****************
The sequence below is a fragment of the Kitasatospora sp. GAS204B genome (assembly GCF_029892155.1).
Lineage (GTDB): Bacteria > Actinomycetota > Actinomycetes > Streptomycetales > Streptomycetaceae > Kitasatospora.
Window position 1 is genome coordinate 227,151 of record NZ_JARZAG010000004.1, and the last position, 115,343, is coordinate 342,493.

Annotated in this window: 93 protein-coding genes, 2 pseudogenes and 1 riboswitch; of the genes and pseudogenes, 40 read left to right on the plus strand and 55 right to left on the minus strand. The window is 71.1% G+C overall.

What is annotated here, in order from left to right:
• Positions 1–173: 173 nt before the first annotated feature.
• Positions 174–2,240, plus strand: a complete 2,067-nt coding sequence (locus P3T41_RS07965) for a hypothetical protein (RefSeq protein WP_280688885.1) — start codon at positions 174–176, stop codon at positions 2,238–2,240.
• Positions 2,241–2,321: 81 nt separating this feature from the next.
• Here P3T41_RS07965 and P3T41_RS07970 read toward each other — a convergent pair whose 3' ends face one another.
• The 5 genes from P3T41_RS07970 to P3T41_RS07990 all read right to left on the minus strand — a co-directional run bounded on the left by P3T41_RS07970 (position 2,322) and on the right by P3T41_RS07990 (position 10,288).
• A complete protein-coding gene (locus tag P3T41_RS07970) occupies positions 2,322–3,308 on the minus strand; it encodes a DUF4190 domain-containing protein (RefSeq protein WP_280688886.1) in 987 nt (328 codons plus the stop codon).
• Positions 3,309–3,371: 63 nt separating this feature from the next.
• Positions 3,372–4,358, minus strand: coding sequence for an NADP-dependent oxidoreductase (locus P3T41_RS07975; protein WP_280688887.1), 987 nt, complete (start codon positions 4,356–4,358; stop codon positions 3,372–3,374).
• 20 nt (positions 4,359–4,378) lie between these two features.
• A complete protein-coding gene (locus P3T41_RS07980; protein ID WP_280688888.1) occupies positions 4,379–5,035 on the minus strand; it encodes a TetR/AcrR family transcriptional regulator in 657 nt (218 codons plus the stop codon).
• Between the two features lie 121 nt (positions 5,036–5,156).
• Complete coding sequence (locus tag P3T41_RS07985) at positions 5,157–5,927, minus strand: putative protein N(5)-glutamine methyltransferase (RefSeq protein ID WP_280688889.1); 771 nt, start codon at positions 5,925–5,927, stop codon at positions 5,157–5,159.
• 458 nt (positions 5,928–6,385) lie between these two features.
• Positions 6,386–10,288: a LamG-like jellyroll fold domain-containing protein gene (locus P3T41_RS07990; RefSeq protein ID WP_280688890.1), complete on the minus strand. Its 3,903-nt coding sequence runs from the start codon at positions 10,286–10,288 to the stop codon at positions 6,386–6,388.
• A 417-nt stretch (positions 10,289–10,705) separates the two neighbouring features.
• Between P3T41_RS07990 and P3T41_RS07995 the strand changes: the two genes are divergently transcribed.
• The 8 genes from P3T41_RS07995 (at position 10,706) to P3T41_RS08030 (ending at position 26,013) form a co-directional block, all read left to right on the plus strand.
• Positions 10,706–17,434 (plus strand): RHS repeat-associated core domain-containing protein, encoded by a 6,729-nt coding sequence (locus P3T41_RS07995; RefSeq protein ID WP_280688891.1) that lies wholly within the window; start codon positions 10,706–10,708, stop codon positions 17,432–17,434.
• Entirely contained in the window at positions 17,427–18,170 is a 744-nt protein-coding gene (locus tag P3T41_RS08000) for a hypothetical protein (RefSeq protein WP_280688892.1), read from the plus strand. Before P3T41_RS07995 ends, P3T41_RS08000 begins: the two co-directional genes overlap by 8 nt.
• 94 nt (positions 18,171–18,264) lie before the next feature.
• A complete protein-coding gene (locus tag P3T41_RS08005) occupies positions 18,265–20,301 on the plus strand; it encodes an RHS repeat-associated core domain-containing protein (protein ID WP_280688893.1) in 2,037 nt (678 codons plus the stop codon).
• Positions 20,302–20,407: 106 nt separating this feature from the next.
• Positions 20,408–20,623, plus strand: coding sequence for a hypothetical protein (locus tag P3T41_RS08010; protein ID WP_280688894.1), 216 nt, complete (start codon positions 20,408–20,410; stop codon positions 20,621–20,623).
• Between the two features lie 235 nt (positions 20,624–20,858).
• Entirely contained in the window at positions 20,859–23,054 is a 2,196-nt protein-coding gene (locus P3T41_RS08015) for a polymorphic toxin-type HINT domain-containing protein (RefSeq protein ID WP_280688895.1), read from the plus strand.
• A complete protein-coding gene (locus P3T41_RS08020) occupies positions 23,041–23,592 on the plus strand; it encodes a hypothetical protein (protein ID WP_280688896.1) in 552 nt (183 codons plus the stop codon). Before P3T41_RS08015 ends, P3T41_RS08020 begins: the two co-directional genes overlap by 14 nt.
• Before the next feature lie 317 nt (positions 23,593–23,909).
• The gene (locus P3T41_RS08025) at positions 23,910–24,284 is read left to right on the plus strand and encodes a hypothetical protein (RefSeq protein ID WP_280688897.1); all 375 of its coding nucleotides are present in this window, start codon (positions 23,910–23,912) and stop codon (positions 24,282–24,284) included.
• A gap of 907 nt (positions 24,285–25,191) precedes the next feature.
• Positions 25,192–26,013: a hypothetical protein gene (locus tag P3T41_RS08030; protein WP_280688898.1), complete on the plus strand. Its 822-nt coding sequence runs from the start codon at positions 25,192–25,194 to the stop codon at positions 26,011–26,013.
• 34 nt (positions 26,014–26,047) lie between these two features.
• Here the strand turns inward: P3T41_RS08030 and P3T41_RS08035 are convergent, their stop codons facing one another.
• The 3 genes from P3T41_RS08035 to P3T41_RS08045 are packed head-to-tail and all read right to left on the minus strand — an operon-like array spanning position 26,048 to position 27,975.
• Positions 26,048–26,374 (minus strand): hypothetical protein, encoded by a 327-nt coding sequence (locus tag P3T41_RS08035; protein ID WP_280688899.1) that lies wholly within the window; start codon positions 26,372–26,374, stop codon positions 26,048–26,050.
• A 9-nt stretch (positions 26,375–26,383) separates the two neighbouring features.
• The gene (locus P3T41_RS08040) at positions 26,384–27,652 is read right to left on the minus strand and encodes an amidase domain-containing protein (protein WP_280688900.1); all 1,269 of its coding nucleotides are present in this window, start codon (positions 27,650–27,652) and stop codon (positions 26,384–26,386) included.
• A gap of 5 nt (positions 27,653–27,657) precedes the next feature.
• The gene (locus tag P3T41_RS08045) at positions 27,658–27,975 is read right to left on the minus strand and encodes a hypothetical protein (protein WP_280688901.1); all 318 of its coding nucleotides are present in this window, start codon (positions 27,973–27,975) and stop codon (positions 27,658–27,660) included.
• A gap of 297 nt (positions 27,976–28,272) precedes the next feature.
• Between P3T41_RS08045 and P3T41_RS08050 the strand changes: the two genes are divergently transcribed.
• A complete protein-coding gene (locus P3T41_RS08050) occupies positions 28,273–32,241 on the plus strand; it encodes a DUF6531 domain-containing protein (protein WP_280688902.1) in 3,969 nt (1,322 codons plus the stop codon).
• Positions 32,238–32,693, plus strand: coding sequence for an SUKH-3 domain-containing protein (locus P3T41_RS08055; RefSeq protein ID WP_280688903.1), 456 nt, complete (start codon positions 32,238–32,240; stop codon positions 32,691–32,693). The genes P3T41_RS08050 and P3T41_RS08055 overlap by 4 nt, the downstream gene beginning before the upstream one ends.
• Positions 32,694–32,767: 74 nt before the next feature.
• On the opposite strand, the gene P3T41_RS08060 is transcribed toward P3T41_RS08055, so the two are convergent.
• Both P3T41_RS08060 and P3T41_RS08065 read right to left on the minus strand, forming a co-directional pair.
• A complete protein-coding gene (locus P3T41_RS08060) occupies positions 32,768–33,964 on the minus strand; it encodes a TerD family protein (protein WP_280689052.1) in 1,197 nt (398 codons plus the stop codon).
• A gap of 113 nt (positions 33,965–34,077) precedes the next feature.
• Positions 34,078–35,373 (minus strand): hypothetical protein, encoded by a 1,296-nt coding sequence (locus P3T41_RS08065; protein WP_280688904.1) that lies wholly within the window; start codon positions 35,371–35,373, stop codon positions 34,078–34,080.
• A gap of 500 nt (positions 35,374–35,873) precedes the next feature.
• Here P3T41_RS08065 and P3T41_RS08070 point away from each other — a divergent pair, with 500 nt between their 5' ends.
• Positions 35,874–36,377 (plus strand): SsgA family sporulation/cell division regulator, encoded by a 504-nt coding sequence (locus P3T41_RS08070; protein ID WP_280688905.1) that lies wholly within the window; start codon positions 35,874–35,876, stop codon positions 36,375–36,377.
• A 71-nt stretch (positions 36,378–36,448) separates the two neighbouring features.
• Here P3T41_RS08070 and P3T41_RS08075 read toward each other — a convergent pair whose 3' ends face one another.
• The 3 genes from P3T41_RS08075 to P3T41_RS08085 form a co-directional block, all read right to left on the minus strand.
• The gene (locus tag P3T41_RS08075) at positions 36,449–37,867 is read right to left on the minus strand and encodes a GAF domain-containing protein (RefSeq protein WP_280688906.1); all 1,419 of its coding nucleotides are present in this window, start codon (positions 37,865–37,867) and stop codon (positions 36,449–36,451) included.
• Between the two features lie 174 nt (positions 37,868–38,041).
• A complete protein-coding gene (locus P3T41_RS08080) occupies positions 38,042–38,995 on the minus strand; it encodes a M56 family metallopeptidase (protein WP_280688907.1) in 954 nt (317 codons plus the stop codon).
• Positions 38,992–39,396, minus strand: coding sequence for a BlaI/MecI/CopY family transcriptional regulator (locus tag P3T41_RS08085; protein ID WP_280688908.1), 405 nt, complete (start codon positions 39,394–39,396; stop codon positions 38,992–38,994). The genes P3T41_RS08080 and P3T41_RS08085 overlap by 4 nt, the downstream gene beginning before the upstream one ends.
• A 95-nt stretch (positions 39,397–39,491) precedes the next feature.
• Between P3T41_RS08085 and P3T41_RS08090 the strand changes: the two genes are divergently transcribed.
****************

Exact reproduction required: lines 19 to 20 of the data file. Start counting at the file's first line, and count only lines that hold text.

• Positions 6,386–10,288: a LamG-like jellyroll fold domain-containing protein gene (locus P3T41_RS07990; RefSeq protein ID WP_280688890.1), complete on the minus strand. Its 3,903-nt coding sequence runs from the start codon at positions 10,286–10,288 to the stop codon at positions 6,386–6,388.
• A 417-nt stretch (positions 10,289–10,705) separates the two neighbouring features.